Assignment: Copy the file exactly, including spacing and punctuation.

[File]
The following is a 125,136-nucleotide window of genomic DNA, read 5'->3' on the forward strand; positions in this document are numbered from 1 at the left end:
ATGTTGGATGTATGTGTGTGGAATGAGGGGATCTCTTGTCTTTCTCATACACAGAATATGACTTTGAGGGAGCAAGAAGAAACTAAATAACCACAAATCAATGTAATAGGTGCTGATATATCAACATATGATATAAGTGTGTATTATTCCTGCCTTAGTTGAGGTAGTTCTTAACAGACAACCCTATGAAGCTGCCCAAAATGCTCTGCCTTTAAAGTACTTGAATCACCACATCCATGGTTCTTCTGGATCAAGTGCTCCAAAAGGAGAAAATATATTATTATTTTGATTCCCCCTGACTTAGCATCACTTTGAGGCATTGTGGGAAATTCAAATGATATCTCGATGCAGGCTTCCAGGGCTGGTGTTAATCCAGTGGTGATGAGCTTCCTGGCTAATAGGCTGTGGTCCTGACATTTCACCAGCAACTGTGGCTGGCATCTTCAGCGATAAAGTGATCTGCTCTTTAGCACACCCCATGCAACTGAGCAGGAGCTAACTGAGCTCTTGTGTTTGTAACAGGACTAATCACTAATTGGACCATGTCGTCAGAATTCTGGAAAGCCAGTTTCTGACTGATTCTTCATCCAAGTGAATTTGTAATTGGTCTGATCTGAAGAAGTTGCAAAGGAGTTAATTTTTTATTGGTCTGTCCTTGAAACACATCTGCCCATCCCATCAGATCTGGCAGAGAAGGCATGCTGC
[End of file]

The following is a 125,136-nucleotide window of genomic DNA, read 5'->3' on the forward strand; positions in this document are numbered from 1 at the left end:
ATGTTGGATGTATGTGTGTGGAATGAGGGGATCTCTTGTCTTTCTCATACACAGAATATGACTTTGAGGGAGCAAGAAGAAACTAAATAACCACAAATCAATGTAATAGGTGCTGATATATCAACATATGATATAAGTGTGTATTATTCCTGCCTTAGTTGAGGTAGTTCTTAACAGACAACCCTATGAAGCTGCCCAAAATGCTCTGCCTTTAAAGTACTTGAATCACCACATCCATGGTTCTTCTGGATCAAGTGCTCCAAAAGGAGAAAATATATTATTATTTTGATTCCCCCTGACTTAGCATCACTTTGAGGCATTGTGGGAAATTCAAATGATATCTCGATGCAGGCTTCCAGGGCTGGTGTTAATCCAGTGGTGATGAGCTTCCTGGCTAATAGGCTGTGGTCCTGACATTTCACCAGCAACTGTGGCTGGCATCTTCAGCGATAAAGTGATCTGCTCTTTAGCACACCCCATGCAACTGAGCAGGAGCTAACTGAGCTCTTGTGTTTGTAACAGGACTAATCACTAATTGGACCATGTCGTCAGAATTCTGGAAAGCCAGTTTCTGACTGATTCTTCATCCAAGTGAATTTGTAATTGGTCTGATCTGAAGAAGTTGCAAAGGAGTTAATTTTTTATTGGTCTGTCCTTGAAACACATCTGCCCATCCCATCAGATCTGGCAGAGAAGGCATGCTGC